We accidentally the whole Internet!
The whole Internet?
Yes! Is this dangerous??
Decide for yourself:
Small compilation of what's out there on vnc
The matter of VNC
A year ago, at 30c3, everybody had fun scanning the internet with zmap, which was presented by it's author in one of the talks. It scans the whole v4 range easily in a few hours. Someone had the idea of using it to scan for VNC servers, and surprise: the internet was full of them. Many of them offering a remote control without any authorization. A series of screenshots amazed and shocked everybody, who thought computer security had advanced since the early days.
OK, but now that everybody was aware, that soon should be over, right? So when at DEFCON in August, the author of masscan presented his zmap alternative (scanning the v4 range in a few minutes, using optimized drivers for a 10G card), there should not be too many left? Ooops... Still the net was full of Windows Desktops, X11 sessions, public display screens, embedded electronics like cashier systems and printers, CCTV operation centers and big machines like water treatment plants.
So now, one year after zmap, we tried it again at 31c3, and were not so surprised any more that still not much has changed. To be honest: we don't really know how much has changed, as we have no exact data of what was found by the others in the earlier scans.
So we decided to publish a resultset of our scan. As we mainly want to help researchers and not bad people, we removed IPs and hostnames where possible from the results. So it can be used to check for the total number of reachable hosts on the various ports, have a look at the titles presented in the banner and such, but not support direct attacks. It's easy enough to do an own scan, but we don't have to help there.
The List of all auth=none servers we found
One Important thing to note: these 23K servers can be accessed directly without bypassing any security mechanisms. Research on foreign forums suggests, that you get much more hosts by even checking most simple passwords like 1234 or 123456 (again, industrial control panels and such) - we did not try any of that. 23K hosts is bad enough.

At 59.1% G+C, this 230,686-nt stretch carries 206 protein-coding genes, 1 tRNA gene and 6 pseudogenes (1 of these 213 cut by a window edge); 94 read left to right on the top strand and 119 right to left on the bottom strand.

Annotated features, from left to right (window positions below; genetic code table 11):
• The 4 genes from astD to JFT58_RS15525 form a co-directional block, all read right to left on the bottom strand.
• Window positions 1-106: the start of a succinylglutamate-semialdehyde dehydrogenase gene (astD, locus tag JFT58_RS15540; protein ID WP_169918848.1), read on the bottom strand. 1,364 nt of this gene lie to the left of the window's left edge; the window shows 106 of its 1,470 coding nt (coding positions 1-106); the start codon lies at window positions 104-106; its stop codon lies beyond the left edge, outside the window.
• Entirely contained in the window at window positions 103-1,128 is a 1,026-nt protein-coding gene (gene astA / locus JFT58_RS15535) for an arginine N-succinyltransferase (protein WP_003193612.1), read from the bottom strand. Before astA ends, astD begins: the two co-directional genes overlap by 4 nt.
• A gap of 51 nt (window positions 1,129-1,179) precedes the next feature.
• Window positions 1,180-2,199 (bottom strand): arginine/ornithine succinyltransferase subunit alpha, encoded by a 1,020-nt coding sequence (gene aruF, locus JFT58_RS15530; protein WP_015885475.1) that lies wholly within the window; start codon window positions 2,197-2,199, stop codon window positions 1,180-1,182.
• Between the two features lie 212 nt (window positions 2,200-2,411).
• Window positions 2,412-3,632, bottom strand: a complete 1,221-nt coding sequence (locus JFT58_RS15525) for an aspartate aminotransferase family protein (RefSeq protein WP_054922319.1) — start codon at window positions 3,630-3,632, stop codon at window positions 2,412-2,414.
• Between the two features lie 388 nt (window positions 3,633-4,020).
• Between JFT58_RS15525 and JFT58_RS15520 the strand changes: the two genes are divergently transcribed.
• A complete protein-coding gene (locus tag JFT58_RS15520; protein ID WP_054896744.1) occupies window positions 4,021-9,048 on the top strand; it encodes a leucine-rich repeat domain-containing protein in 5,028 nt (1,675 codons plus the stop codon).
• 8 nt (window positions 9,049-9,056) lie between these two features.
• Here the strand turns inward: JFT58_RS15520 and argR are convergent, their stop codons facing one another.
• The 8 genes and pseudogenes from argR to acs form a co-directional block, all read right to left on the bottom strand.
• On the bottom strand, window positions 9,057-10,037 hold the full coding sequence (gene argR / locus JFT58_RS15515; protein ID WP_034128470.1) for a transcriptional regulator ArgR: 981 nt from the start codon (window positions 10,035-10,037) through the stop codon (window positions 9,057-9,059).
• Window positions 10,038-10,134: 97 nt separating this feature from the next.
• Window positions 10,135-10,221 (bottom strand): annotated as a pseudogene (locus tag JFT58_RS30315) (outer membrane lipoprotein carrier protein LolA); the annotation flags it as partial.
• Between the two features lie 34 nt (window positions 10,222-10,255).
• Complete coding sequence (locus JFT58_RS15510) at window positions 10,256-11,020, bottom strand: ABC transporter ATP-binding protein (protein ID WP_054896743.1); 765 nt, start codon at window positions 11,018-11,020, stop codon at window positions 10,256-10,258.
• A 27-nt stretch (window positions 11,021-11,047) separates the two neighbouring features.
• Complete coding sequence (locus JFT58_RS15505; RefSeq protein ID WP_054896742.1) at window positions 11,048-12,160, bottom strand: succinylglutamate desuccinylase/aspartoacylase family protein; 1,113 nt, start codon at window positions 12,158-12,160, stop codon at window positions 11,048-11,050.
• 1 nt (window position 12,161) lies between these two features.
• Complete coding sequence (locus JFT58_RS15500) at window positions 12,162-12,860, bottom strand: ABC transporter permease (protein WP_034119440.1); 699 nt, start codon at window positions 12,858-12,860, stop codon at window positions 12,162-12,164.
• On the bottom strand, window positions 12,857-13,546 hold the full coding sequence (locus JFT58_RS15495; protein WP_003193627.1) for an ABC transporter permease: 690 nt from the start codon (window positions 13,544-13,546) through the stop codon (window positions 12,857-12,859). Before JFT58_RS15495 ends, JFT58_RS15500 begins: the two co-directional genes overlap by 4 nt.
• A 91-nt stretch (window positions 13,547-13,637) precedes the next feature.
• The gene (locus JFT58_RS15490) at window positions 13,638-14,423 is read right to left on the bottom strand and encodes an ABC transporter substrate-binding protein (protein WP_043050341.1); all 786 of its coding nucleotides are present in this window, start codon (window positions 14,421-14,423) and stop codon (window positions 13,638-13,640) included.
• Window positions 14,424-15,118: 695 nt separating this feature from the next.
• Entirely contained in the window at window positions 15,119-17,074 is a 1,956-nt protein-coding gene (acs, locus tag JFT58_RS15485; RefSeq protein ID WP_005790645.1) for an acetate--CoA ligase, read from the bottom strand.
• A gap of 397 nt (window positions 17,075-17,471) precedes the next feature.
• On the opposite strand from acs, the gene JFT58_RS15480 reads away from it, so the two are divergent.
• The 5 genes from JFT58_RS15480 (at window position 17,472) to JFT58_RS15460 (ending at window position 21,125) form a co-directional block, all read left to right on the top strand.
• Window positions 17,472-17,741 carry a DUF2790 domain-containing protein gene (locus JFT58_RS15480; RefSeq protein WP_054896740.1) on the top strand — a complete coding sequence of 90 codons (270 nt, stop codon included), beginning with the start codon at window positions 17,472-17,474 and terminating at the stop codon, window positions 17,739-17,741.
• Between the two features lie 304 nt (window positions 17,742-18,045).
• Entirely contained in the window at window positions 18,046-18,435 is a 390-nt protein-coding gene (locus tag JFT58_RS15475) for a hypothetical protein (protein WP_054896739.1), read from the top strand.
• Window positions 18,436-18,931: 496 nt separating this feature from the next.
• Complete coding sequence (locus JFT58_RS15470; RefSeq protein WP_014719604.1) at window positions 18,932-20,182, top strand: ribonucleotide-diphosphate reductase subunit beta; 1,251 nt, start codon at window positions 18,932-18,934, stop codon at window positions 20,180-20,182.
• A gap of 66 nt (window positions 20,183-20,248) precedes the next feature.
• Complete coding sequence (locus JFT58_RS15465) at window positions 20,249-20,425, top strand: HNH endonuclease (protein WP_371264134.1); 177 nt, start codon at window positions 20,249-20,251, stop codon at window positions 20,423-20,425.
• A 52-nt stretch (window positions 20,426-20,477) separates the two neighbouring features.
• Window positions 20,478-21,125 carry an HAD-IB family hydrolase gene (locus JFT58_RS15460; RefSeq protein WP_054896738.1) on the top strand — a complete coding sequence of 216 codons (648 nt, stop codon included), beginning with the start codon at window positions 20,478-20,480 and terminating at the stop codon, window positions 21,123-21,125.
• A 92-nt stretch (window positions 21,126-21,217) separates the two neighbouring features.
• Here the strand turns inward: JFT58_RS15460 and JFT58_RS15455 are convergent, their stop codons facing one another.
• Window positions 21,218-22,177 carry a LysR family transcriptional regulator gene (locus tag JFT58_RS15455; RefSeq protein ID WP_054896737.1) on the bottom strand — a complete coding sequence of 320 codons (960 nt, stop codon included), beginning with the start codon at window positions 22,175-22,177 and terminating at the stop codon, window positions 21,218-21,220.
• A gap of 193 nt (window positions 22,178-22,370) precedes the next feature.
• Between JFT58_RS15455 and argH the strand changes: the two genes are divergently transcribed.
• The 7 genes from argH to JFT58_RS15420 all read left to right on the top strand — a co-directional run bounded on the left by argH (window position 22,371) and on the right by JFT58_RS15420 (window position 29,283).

To give a visual impression of what's out there, we produced the video as a small compilation of screens you find when you actually connect to the hosts. The really important thing to know here is: we didn't have to search a lot for this. We made a fed hundred screenshots (out of the 23K authless hosts) by random selection. Of course the video is not a stochastic representative distribution of what's out there, there also are many Windows and Linux boxes requesting a login and such. But you don't have to search hundreds of hosts to find a camera, home automation or industrial device. They are out there, and they are many.
We are unsure. What can be done? One thing for sure would be to change QEMU to make it really hard to use password less auth. Like force a "I feel stupid" option in the config. QEMU is the single biggest software we find in the banners, with over 5000 of 23000 hosts contributing almost 20%. On the other hand bring the word out to the operators and suppliers of industrial devices like water treatment plants, that there is no such thing as a secure network. Someone alway will, accidentally or by intent, install a backdoor to the network. So authless operation is a no-go, even though if it's INTENDED to only be reachable in the LAN. Or even localhost. It does not work.